Attending school in 2020 is uncharted territory for every student in the United States. For incoming college freshmen, it is an even more uncertain environment to navigate.

The University of Wisconsin’s Smart Restart outlined UW’s approach to instruction, dining and housing during the COVID-19 pandemic. The plan emphasized the shared responsibility of students and staff to adhere to a set of instructions that protects themselves and their fellow Badgers.

The Smart Restart plan, requires COVID-19 testing for on-campus housing residents, face coverings in all indoor public spaces, social distancing, primarily virtual classes, limited spaces for gatherings and modified dining amongst other restrictions. UW freshman Simon Bushmaker said these guidelines can complicate befriending other students and making genuine connections.

“It is tough to meet people because clubs are canceled, and there is social distancing in the dorms,” Bushmaker said.

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According to the CDC, wearing a mask can significantly slow the spread of COVID-19. Madison residents are required by Dane County to wear masks in any indoor public areas.

UW’s Smart Restart plan implemented strict guidelines regarding face coverings. But freshman Aliya Glasper observes students continuously violating these rules and worries about the repercussions of refusing to wear a mask.

“It is frustrating to see people gathering in large groups without masks because they are putting other people at risk, not just themselves,” Glasper said. “It’s pretty simple — you can be together and wear your mask.”

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According to Johns Hopkins Medicine, teens and young adults are at less of a risk of dying from the virus but should still follow CDC guidelines to avoid contracting the virus or spreading it to at-risk populations.

Freshman Mairead Morahan said she considered the virus less of a health threat and more of an inconvenience.  Morahan added the inevitability of contracting the virus in a college dorm created a culture of carelessness regarding one’s own wellbeing.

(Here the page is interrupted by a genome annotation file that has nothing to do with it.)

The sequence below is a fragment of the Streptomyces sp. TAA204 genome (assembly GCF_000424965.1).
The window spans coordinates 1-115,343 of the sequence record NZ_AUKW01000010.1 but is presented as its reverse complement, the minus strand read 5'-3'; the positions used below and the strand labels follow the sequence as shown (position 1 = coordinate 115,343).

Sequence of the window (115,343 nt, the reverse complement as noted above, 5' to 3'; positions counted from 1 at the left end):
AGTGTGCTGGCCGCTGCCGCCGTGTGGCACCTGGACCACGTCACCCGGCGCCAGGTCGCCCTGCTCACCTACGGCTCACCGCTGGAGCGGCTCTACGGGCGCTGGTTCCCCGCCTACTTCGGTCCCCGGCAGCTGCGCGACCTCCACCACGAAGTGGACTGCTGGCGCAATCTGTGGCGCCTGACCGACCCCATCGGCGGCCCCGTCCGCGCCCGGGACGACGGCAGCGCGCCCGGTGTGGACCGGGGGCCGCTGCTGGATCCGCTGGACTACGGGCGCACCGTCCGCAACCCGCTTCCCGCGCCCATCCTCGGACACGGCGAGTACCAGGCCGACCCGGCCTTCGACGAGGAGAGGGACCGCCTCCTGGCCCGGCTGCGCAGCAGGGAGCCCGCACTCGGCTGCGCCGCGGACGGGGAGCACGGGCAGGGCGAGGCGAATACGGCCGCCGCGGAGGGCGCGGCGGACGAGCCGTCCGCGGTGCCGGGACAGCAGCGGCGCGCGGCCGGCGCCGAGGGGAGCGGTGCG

“I am nervous but at the same time, we are probably all young enough that if we get sick, hopefully none of us will get too sick,” Morahan said. “I feel guilty giving it to people.”

Smart Restart requires freshmen living in residence halls to be tested for COVID-19 when arriving on campus in addition to free bi-weekly testing. Those who test positive are required to quarantine in isolation dorms on campus or return home if they are able to do so.

Bushmaker said he would rather stay in the isolation dorms than head home because he views quarantine as a potential social opportunity.

“I walked past the isolation dorms today, and it seemed kind of fun,” Bushmaker said. “It reminds me of the Breakfast Club.”

According to the UW COVID-19 Dashboard, the positivity rate on campus has gone from a 1.5% positivity rate to 4.4% with most reported positive cases in early September. Freshman student Elsa Palmieri, believes the recent spike can be attributed to student disregard for social distancing.

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“A lot of students are just focused on themselves and getting their freshman experience,” Palmieri said. “Obviously that is something that everyone wants, but thinking like that is selfish because they could ruin it for the people who are following the guidelines and then get us all sent home.”

Violation of campus rules can result in suspension or dismissal from UW, as stated by the Smart Restart plan. But, freshman student Michael Ovsak said he does not anticipate mass suspensions and does not seem concerned about a major outbreak.

“If they don’t send us home after the first round of testing, I think we are set to stay on campus,” Ovsak said. “Madison has a safety cushion in place for us.”

According to the CDC, virtual classes present the lowest risk of COVID-19 spread. UW’s Smart Restart plan states that 45% of classes will have an in-person component. All in-person components require face coverings and social distancing.

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Despite the lack of in-person classes, UW’s Smart Restart plan states that tuition costs will not be lowered. Freshman student Olivia Dikeman said she believes the unreduced tuition price takes advantage of students financially.

“I’m critical because I don’t do well with an online format, but I also agree with why we have it,” Dikeman said. “I feel like I’m wasting my money.”

According to the Sept. 2 Daily Briefing on campus COVID-19 data, 13 students were in on-campus quarantine and 13 students were in on-campus isolation. But, Smart Restart said they expected an increase in cases as more students arrived on campus.

“The spread is inevitable … when so many kids don’t take it seriously. A large portion of students take it seriously but not enough people do, and that is what is going to get us kicked off campus,” Palmieri said. “But I am just glad we got to come back.”